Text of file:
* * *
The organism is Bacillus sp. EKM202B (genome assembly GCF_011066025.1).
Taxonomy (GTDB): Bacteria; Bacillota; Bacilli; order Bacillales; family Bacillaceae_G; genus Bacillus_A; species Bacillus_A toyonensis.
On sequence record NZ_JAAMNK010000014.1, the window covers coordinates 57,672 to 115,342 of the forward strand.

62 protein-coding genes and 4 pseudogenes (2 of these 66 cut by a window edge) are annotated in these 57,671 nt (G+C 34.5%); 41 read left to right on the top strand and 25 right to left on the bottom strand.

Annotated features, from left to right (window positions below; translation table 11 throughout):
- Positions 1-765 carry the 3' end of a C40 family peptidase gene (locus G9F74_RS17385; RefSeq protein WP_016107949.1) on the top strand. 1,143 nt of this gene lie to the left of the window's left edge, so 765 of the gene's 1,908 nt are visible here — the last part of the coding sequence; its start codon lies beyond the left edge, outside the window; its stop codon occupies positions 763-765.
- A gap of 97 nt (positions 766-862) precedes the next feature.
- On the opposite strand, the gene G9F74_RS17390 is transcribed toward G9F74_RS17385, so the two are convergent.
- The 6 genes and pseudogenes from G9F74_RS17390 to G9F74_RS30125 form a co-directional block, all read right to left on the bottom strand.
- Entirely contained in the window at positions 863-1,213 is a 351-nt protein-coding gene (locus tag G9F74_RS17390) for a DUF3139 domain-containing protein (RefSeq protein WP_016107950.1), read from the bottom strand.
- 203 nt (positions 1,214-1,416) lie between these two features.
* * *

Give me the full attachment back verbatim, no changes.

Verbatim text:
The organism is Bacillus sp. EKM202B (genome assembly GCF_011066025.1).
Taxonomy (GTDB): Bacteria; Bacillota; Bacilli; order Bacillales; family Bacillaceae_G; genus Bacillus_A; species Bacillus_A toyonensis.
On sequence record NZ_JAAMNK010000014.1, the window covers coordinates 57,672 to 115,342 of the forward strand.

62 protein-coding genes and 4 pseudogenes (2 of these 66 cut by a window edge) are annotated in these 57,671 nt (G+C 34.5%); 41 read left to right on the top strand and 25 right to left on the bottom strand.

Annotated features, from left to right (window positions below; translation table 11 throughout):
- Positions 1-765 carry the 3' end of a C40 family peptidase gene (locus G9F74_RS17385; RefSeq protein WP_016107949.1) on the top strand. 1,143 nt of this gene lie to the left of the window's left edge, so 765 of the gene's 1,908 nt are visible here — the last part of the coding sequence; its start codon lies beyond the left edge, outside the window; its stop codon occupies positions 763-765.
- A gap of 97 nt (positions 766-862) precedes the next feature.
- On the opposite strand, the gene G9F74_RS17390 is transcribed toward G9F74_RS17385, so the two are convergent.
- The 6 genes and pseudogenes from G9F74_RS17390 to G9F74_RS30125 form a co-directional block, all read right to left on the bottom strand.
- Entirely contained in the window at positions 863-1,213 is a 351-nt protein-coding gene (locus tag G9F74_RS17390) for a DUF3139 domain-containing protein (RefSeq protein WP_016107950.1), read from the bottom strand.
- 203 nt (positions 1,214-1,416) lie between these two features.